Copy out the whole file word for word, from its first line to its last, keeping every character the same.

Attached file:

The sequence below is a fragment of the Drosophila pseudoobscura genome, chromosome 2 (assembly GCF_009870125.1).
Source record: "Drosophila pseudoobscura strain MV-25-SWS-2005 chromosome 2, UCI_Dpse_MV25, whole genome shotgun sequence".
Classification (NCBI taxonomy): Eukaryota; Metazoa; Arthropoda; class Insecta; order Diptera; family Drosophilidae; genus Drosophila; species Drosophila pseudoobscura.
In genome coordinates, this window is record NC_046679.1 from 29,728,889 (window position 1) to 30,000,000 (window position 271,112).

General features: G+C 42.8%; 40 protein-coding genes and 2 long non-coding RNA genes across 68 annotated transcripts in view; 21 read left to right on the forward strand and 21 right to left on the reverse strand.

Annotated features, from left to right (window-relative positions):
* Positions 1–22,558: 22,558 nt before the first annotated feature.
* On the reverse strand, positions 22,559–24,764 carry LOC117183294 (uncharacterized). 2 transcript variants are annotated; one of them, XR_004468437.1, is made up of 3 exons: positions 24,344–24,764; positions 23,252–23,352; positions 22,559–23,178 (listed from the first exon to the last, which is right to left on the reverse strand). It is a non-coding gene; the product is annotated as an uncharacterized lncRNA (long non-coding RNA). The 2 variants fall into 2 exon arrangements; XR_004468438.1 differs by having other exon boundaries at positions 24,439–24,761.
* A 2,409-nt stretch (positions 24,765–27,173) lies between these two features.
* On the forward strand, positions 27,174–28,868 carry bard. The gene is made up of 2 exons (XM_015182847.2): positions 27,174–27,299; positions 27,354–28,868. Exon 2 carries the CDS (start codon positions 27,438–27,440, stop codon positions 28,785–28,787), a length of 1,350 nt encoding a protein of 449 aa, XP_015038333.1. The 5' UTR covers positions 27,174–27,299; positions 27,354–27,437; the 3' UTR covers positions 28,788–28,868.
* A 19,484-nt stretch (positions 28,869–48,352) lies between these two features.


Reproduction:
The sequence below is a fragment of the Drosophila pseudoobscura genome, chromosome 2 (assembly GCF_009870125.1).
Source record: "Drosophila pseudoobscura strain MV-25-SWS-2005 chromosome 2, UCI_Dpse_MV25, whole genome shotgun sequence".
Classification (NCBI taxonomy): Eukaryota; Metazoa; Arthropoda; class Insecta; order Diptera; family Drosophilidae; genus Drosophila; species Drosophila pseudoobscura.
In genome coordinates, this window is record NC_046679.1 from 29,728,889 (window position 1) to 30,000,000 (window position 271,112).

General features: G+C 42.8%; 40 protein-coding genes and 2 long non-coding RNA genes across 68 annotated transcripts in view; 21 read left to right on the forward strand and 21 right to left on the reverse strand.

Annotated features, from left to right (window-relative positions):
* Positions 1–22,558: 22,558 nt before the first annotated feature.
* On the reverse strand, positions 22,559–24,764 carry LOC117183294 (uncharacterized). 2 transcript variants are annotated; one of them, XR_004468437.1, is made up of 3 exons: positions 24,344–24,764; positions 23,252–23,352; positions 22,559–23,178 (listed from the first exon to the last, which is right to left on the reverse strand). It is a non-coding gene; the product is annotated as an uncharacterized lncRNA (long non-coding RNA). The 2 variants fall into 2 exon arrangements; XR_004468438.1 differs by having other exon boundaries at positions 24,439–24,761.
* A 2,409-nt stretch (positions 24,765–27,173) lies between these two features.
* On the forward strand, positions 27,174–28,868 carry bard. The gene is made up of 2 exons (XM_015182847.2): positions 27,174–27,299; positions 27,354–28,868. Exon 2 carries the CDS (start codon positions 27,438–27,440, stop codon positions 28,785–28,787), a length of 1,350 nt encoding a protein of 449 aa, XP_015038333.1. The 5' UTR covers positions 27,174–27,299; positions 27,354–27,437; the 3' UTR covers positions 28,788–28,868.
* A 19,484-nt stretch (positions 28,869–48,352) lies between these two features.